OTTAWA – Prime Minister Justin Trudeau says he “welcomes” the Conflict of Interest and Ethics Commissioner’s newly-announced investigation into whether he or anyone in his office tried to have former justice minister Jody Wilson-Raybould abandon the prosecution of a case against SNC-Lavalin.
“This is an issue that has been much talked about over the past few days and I think that it’s extremely important that Canadians can continue to have confidence in our system,” Trudeau told reporters in Vancouver on Monday.
This comment came shortly after commissioner Mario Dion’s office confirmed that an “examination” had been launched under the Conflict of Interest Act because he believes the law may have been contravened in this case.
In the letter to the two NDP MPs who requested the probe, Nathan Cullen and Charlie Angus, Dion said that he has “reason to believe that a possible contravention of Section 9 may have occurred. Section 9 prohibits a public office holder from seeking to influence a decision of another person so as to improperly further another person’s private interest. As a result, I have initiated an examination … and have so informed Mr. Trudeau.”
This investigation comes after reporting from The Globe and Mail that Prime Minister’s Office tried to influence Wilson-Raybould — who was also the federal attorney general at the time — to ask prosecutors to make a deal to pursue a remediation agreement rather than a criminal prosecution in the corruption and fraud case against the Quebec-based engineering and construction company. CTV News has not independently verified the story.
According to the Globe, Wilson-Raybould was unwilling to play along and did not follow through despite the high-level pressure. She was then later shuffled out of the justice file and into veterans’ affairs, a move some have seen as a demotion and one now that the opposition parties are framing as being the result of allegedly not following the PMO’s orders in the SNC-Lavalin case.
Remediation agreements, otherwise known as a Deferred Prosecution Agreement, can include having the company accept responsibility, denounce the wrongdoing, vow to implement corrective measures, and pay financial penalties. Jurisdictions like the U.S. and the U.K have had similar regimes in place for some time, but the mechanism was a Liberal government addition, tucked into an omnibus budget bill last year.
If the company was convicted they’d be banned from securing Canadian government contracts for a decade. The Toronto Star has reported that the company was lobbying a number of parliamentarians over the criminal case, including Conservative Leader Andrew Scheer.
On Monday Trudeau said that he has heard from MPs, premiers, and Canadians who are aware of the thousands of jobs at SNC-Lavalin in Canada, saying it is an issue that the federal government takes seriously, but “we ensure that we are upholding the rigour and the independence of our justice system.”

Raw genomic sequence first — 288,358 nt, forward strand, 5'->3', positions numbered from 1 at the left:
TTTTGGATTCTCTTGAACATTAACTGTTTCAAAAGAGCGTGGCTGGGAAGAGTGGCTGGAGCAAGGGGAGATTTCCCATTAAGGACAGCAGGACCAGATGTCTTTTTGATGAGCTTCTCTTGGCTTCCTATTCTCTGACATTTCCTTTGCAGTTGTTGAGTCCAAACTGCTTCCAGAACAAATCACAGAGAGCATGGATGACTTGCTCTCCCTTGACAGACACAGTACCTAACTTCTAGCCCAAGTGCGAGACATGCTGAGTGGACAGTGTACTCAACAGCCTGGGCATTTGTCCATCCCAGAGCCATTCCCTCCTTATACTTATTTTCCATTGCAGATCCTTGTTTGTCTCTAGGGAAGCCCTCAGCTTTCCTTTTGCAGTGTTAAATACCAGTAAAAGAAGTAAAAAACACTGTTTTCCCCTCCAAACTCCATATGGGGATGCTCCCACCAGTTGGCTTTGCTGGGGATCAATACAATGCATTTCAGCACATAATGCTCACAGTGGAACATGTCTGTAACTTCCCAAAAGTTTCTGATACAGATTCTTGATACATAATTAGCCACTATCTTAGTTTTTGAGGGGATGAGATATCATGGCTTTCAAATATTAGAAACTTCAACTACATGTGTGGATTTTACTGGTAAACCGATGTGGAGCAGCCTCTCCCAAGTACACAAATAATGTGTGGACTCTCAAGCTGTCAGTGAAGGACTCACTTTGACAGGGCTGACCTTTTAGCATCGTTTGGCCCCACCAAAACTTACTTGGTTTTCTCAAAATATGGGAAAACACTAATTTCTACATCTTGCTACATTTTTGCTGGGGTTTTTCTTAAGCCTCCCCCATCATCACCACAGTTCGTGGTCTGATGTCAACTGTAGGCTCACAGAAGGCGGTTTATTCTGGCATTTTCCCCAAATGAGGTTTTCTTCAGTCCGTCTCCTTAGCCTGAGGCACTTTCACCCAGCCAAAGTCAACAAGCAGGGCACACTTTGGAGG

Wilson-Raybould still has PM’s ‘full confidence’
Trudeau said that he has met with Wilson-Raybould “a couple of times” since arriving in B.C. over the weekend. Wilson-Raybould represents a Vancouver riding. Trudeau said that he and Wilson-Raybould discussed their “shared goals” for the government during these meetings.
He also said that she “confirmed for me a conversation we had this fall, where I told her directly that any decisions on matters involving the director of public prosecutions were hers alone.”
Trudeau said he still has “full confidence” in Wilson-Raybould and that he respects her citing solicitor-client privilege as the reason why she has not yet publically commented on the reported allegations that have rocked Parliament Hill.
Asked if he would consider waiving solicitor-client privilege in this matter, which would allow Wilson-Raybould to speak, Trudeau said he has asked current Justice Minister and current lawyer for the government, David Lametti to advise him on this and get back to him with recommendations.
Facing questions about the Dion investigation after speaking to the Canadian Bar Association in Ottawa on Monday, Lametti citied the commissioner’s independence and said he had no comment.
According to information about investigations on the commissioner’s website, when a request is received that “was not found to be frivolous, vexatious or made in bad faith, he must immediately proceed with an examination.”
This will include allowing the public office holder in question to present the details of the situation from their side, and, if needed, summoning witnesses and compelling them to provide evidence.
“We urge Mr. Trudeau’s team to stop trying to discredit Ms. Wilson-Raybould and to commit to fully cooperate with the Ethic Commissioner’s investigation,” said Cullen in the statement announcing the investigation was going ahead.
Renewed calls for committee probe
Despite Lametti saying in an interview on CTV’s Question Period that he has yet to see any evidence to merit a House of Commons Justice Committee study into the matter, there were renewed calls Monday for the Liberal members to support one.
The Justice Committee will be meeting in Ottawa on Wednesday afternoon to consider a motion from the opposition members of the committee that would call on Wilson-Raybould, Lametti, and several other high-profile government officials to testify on the SNC-Lavalin case.
The Conservatives have reached out directly to the five Liberal MPs who hold the majority on the House Justice Committee, saying they “must” support the motion for the study. This comes as another Liberal MP who is not on the committee, Wayne Long, has called for the committee to pursue the matter.
He issued a statement saying “complete openness and transparency is the only way forward in situations like this.”